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Feature Article - Espen Baardsen
Part Two - Coming to Tottenham

Spurs T-shirts with attitude!

With many thanks to Espen Baardsen and the author of the article - Robert Papier

Espen is seen here giving a thumbs up to the fans

So Espen arrived in England in middle of June ready to start pre-season training with the Spurs youth team. As luck would have it Spurs were training at Chase Lodge in Mill Hill at the time which is only 6 miles from where I live so taking him to and from training was manageable. As I was at work my wife did most of the ferrying although whenever I could I went, particularly as know one seemed to mind me staying along to watch. I met quite a few of the staff at this time and undoubtedly the highlight for me was meeting Pat Jennings, a personal hero of mine, who was one of the goalkeeping coaches.

The summer went well and at the end of it Pat Holland said that he would be happy to have Espen back next year and that he would keep in touch. Pat was true to his word, writing to Espen and his parents throughout the year and the next summer Espen was once again my summer house guest attending training. Over the next four years the summer training continued with Espen getting plenty of support and encouragement from Pat Holland, Pat Jennings and Erik. Pat Holland was absolutely superb during this period and there is no doubt in my mind that it was his work in keeping in touch that was one of the key factors in Espen joining Spurs. Over the years he has been one of Spurs' unsung heroes working in the background with the youth teams, a great help to Espen and a really nice guy. It was a great shame that it did not work out for him at Orient. I also got to meet Erik quite a few times during this period, with him and his family coming to my house (as Espen's guest) and us going to his. He also was a tremendous help to Espen and he is a real gentleman.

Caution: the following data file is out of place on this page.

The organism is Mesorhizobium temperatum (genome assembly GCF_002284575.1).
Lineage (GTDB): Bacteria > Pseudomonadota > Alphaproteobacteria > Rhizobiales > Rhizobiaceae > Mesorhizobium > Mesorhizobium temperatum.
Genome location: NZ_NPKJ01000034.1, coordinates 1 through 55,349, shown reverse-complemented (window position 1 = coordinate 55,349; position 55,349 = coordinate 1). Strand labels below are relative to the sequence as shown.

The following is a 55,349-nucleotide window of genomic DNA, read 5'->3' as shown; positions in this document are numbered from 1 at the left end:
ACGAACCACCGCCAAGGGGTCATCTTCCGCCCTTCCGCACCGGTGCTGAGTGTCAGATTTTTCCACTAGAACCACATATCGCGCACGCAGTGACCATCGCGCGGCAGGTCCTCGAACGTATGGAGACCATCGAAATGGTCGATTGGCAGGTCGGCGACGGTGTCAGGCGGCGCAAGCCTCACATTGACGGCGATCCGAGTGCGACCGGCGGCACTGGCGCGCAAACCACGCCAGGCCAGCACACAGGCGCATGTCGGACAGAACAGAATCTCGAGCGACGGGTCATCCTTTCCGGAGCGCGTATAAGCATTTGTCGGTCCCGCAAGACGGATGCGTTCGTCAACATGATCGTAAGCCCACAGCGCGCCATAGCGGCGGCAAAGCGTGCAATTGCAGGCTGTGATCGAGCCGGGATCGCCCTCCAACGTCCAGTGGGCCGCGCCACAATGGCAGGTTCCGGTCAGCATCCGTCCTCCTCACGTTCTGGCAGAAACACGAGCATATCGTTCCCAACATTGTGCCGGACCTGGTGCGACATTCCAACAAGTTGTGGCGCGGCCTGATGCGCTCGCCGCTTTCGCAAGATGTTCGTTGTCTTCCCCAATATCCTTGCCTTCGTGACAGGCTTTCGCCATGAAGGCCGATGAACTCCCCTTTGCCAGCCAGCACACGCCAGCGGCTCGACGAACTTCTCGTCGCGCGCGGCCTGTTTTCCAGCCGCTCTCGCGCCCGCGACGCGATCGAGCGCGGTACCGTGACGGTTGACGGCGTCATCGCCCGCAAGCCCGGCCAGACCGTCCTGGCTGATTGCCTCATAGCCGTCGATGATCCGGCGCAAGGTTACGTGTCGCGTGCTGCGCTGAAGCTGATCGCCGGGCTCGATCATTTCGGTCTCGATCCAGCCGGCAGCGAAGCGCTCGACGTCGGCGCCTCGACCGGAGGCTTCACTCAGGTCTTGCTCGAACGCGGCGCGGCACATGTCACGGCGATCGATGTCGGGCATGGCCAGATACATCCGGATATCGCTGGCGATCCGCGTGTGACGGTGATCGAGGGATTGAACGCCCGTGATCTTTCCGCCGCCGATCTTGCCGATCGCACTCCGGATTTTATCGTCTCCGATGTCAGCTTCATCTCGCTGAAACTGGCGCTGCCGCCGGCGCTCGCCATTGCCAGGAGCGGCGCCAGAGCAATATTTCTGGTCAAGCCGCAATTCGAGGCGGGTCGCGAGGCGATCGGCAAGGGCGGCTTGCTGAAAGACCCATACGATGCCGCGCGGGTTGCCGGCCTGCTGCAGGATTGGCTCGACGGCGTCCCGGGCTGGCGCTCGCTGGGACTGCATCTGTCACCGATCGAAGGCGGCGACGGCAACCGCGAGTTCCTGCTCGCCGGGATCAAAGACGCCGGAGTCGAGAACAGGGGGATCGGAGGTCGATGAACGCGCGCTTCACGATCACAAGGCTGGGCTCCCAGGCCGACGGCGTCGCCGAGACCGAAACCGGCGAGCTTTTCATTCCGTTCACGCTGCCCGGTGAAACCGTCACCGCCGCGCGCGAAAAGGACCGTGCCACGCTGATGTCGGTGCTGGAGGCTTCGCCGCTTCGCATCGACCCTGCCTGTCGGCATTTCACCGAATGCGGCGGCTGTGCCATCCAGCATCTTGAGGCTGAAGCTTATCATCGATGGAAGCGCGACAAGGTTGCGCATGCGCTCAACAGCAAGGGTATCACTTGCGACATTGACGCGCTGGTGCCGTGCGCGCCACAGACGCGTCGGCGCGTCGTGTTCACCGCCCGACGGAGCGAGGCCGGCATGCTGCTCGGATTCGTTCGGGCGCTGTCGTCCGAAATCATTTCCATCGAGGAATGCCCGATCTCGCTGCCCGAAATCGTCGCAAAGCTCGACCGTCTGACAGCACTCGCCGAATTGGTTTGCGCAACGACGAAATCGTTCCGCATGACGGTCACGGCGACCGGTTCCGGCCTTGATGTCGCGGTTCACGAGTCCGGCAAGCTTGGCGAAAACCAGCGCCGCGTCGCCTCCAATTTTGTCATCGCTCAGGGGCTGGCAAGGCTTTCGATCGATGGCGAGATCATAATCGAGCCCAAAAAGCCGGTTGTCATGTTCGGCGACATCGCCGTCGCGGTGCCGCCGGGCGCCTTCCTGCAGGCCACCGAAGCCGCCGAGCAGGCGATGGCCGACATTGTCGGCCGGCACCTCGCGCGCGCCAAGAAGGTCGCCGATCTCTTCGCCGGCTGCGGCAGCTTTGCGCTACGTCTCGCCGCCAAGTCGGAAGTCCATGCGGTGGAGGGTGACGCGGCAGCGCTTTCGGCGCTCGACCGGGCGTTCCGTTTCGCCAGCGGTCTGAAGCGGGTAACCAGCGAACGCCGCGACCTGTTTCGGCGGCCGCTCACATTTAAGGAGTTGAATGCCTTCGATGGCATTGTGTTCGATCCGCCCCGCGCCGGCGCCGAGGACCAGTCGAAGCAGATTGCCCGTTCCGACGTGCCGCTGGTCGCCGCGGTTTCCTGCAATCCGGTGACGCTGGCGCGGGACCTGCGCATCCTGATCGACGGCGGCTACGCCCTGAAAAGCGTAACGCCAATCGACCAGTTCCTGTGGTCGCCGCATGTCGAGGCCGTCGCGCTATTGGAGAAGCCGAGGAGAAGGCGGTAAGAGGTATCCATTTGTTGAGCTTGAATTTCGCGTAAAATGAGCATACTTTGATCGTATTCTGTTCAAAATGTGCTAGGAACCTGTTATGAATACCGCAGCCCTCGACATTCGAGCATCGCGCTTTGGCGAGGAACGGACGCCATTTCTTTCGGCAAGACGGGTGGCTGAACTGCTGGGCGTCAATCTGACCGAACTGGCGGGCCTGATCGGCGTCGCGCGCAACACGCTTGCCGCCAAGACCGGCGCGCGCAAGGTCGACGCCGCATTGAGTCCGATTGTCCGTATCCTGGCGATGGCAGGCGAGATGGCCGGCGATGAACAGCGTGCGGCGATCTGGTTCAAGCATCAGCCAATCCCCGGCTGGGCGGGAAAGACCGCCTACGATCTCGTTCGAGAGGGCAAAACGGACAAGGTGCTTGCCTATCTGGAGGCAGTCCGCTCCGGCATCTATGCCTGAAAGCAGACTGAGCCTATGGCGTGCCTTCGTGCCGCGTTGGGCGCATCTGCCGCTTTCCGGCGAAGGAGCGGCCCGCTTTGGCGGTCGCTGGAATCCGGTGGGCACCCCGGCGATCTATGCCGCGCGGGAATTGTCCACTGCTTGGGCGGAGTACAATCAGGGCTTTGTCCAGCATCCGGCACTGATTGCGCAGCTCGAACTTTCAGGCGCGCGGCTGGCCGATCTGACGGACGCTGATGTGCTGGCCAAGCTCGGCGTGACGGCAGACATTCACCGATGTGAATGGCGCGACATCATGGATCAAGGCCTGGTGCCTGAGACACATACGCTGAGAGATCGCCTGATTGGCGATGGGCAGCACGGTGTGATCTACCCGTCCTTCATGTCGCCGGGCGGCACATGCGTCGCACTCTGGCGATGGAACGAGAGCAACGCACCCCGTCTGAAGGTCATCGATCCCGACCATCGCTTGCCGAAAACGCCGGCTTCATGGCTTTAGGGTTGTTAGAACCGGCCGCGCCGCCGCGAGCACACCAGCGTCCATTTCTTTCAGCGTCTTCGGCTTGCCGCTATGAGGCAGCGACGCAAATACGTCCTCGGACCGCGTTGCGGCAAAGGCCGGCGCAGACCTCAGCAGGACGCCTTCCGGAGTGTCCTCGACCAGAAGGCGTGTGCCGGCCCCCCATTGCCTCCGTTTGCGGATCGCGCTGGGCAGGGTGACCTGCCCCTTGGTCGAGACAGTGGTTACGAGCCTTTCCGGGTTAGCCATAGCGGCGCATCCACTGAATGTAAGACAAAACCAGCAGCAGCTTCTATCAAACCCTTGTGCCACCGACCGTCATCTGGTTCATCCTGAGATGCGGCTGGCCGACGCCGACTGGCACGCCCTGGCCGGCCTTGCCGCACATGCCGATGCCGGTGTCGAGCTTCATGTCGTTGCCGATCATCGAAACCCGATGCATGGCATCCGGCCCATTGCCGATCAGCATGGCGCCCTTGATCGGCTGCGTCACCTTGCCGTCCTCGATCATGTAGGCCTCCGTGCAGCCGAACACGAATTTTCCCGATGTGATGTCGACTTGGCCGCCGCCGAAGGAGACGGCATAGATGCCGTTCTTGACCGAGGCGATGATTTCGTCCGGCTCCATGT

Espen stayed at my house for four summers and during this period became, and still remains, a firm friend to my children, for whom he was a bigger (much bigger) brother. Unsurprisingly when my son started playing football he played in goal.